ED Sequence

ED: 「Wa -cycle-」 (環-cycle-) by (Hana Itoki)



  1. There is something to be said about how immersive this anime is already. From the scenery porn to the music (the composer’s MAL profile doesn’t have anything on him beside this anime and its OVA) to the character interactions (and their seiyuu performances), to watch this on a computer screen would be a disservice. This is one of the reasons I’m thankful Crunchyroll has an application on game consoles. I don’t know about anyone else, but to me, this is gonna be such a cathartic experience.

    Oh and, never underestimate how charming comically skulled Elias is XD


    I haven’t had my inner bits become tingly in a loooong time. Sorry, was that TMI?

    Elias’s voice just melts into my eardrums. When he talks, nothing else matters. Kinda reminded me of Baron’s voice and mannerisms from Ghibli’s “The Cat Returns”.

    Little Tangerine
  3. Show Spoiler ▼

    (This is pretty borderline, but I’ll err on the side of caution – since there’s no way a new viewer would know whether it’s a spoiler or not – Enzo)

  4. This is one of those stories that doesn’t blow me away; rather, it enchants me, wrapping around my shoulders like a comfortable blanket. Just about everything in this first episode hits the mark. I knew we wouldn’t be getting the level of animation the OVAs got, but what I saw here was more than acceptable. My only qualm is that I feel like the OP sequence could’ve been a little more abstract instead of relying on glimpses of the plot. A part of me enjoy seeing some of the key moments I look forward to, but I was hoping for something a little more dynamic to suit the music and be less of a spoiler for people who haven’t read the manga.

  5. Slay Vega

    Learnt something new. “V” isn’t part of the standard Japanese alphabet, yet there’s now an almost unused character for it. Usually you’re taught to replace V with B when you spell foreign items in Romanized Japanese.

    1. “V” is complicated…

      There is a Katakana representing V – which makes sense, given that it’s the syllabary for foreign words. When words have a “V” sound it is meant to be expressed using Katakana, even if most Japanese people will pronounce it more like a “B”. Since it seems very likely the mangaka intended to use the word “Vega” (the star) specifically, I think that’s the most accurate way to write it out.

  6. I’m really happy for this. Upon reading the season preview, I couldn’t wait at all and started reading the manga (you guys did a good job, huh :P), and ever since I’ve been looking forward to the anime. The atmosphere of Mahoutsukai no Yome is just really good, like a true fantasy story that draws you into their wonderful world. The first episode didn’t manage to capture all the things of the manga that really drew me in – but that’s only because we’re still kinda at the intro. But I’ve only heard good things about the episode so far, and it makes me a really happy person. Alongside Kino no tabi and Kekkai Sensen, I’m definitely going to enjoy this season.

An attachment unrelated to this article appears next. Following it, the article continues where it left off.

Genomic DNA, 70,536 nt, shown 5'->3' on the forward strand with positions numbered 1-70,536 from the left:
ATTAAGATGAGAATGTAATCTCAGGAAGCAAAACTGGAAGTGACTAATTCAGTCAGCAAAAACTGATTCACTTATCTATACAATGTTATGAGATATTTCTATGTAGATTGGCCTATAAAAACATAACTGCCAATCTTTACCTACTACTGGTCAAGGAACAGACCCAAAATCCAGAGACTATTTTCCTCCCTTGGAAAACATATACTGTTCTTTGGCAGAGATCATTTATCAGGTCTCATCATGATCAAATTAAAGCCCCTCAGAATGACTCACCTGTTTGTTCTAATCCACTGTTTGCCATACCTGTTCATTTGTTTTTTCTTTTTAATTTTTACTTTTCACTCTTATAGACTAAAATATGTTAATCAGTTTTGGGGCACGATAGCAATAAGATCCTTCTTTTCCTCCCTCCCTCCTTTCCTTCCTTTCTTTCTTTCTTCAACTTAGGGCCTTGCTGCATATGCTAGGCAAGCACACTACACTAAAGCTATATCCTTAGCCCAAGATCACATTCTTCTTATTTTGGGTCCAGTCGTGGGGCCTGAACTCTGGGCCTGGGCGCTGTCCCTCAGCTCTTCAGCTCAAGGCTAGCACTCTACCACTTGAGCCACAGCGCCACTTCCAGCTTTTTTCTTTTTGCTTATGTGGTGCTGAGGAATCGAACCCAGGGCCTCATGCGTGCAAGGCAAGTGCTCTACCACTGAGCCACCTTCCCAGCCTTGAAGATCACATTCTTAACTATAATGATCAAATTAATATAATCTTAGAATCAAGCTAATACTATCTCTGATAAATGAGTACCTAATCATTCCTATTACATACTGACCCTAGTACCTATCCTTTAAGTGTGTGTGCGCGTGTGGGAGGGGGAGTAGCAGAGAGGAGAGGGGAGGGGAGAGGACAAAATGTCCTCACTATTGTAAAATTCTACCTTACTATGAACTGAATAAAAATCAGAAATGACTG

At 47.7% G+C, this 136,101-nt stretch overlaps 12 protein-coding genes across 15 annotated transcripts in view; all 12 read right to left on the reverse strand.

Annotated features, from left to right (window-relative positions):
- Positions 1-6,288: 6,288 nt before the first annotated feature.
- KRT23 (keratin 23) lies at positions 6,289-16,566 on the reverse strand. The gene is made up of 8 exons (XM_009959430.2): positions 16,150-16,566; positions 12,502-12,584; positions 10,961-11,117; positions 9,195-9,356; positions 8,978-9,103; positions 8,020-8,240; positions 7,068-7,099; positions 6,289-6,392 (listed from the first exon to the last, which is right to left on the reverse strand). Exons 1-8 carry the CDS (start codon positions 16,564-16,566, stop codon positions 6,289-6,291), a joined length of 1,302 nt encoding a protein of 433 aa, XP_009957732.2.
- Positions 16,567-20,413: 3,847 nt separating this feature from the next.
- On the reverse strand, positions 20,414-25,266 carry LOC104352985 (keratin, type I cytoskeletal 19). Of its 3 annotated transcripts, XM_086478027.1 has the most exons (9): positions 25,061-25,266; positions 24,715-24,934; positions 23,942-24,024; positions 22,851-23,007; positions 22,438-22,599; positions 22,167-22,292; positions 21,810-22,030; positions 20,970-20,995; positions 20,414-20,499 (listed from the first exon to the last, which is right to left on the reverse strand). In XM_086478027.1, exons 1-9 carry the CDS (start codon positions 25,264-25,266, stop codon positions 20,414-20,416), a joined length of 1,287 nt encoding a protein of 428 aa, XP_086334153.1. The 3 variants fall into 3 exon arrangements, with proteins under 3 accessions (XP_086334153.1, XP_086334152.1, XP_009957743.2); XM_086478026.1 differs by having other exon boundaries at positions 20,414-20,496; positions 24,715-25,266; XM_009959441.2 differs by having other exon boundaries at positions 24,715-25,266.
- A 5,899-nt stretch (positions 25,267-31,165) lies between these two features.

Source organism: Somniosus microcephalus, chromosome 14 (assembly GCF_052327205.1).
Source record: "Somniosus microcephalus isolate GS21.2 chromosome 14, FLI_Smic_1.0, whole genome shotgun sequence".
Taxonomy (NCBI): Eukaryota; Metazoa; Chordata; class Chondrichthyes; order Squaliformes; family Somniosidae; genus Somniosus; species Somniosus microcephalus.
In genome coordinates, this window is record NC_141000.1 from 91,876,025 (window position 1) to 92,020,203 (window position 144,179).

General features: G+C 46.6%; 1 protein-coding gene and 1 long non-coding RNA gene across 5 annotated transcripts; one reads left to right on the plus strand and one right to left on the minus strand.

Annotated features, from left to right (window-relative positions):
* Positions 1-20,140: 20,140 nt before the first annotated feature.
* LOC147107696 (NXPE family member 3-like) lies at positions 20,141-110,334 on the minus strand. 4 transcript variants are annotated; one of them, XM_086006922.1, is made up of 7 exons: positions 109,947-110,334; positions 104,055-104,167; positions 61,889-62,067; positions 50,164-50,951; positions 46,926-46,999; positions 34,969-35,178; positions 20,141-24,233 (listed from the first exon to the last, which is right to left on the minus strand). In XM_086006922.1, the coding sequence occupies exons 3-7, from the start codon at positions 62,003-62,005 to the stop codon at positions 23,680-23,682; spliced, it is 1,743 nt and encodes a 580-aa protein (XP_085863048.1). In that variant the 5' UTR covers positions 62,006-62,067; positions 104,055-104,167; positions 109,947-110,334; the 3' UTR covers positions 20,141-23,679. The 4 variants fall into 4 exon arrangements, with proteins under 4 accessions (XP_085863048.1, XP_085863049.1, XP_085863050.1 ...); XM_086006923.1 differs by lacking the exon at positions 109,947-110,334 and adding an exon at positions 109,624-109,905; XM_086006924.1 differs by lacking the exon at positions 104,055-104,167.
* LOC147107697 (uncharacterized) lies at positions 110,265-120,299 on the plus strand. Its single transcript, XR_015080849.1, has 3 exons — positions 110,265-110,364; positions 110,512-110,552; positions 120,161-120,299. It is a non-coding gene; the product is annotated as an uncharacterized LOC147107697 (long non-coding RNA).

About the 3 episode “prequel”… I watched and loved it, and it doesn’t really spoil that much if you watch it first (I watched it after the manga), but I’ll still recommend people watch it after at least a few episodes of the main series. I think that’ll make it overall more enjoyable.

  7. This should be one of the best series of 2017-18.

    With this kind of praise from Enzo, it’s pretty much a given this is going to be an excellent anime. Very much enjoyed the first episode and already can’t wait for next week!

  8. One episode in and this is already the contender for Anime of the Century.

    2018-2099 needs to bring something special if they want to beat Mahoutsukai no Yome.

    (Honestly I expect this to win Anime of the Millenia 900 or so years from now, but we won’t be here to witness it.)

  9. The word “Gorgeous” perhaps is still an understatement when it comes to Mahoutsukai no Youme, aka The Ancient Magus Bride. My lord god, this series is definitely 2017’s greatest masterpiece of all time. If KyoAni’s Violet Evergarden would premiered this year, Magus Bride will definitely rivals the series, on par (and its just the first episode!)

    Onion Warrior
  10. …his insistence on bathing Chise (perhaps the one surrender to animanga cliche in the premiere)

    I was surprised that the nudity in that scene in the anime went further than in the manga, often these days it’s the other way around. I did toy with the idea that perhaps they were trying to reference the scene of Asuka in the bathtub in Eva episode 24 because she and Chise had both given up hope, but decided in the end that was a bit of a stretch.

  11. Saw the premiere at AX2017 where they let us see the first three episodes and was blown away. I have been waiting for a series that is so complex, so in-depth, so align with emotions and psychology like the other gen series like Fullmetal, Bepbop, etc.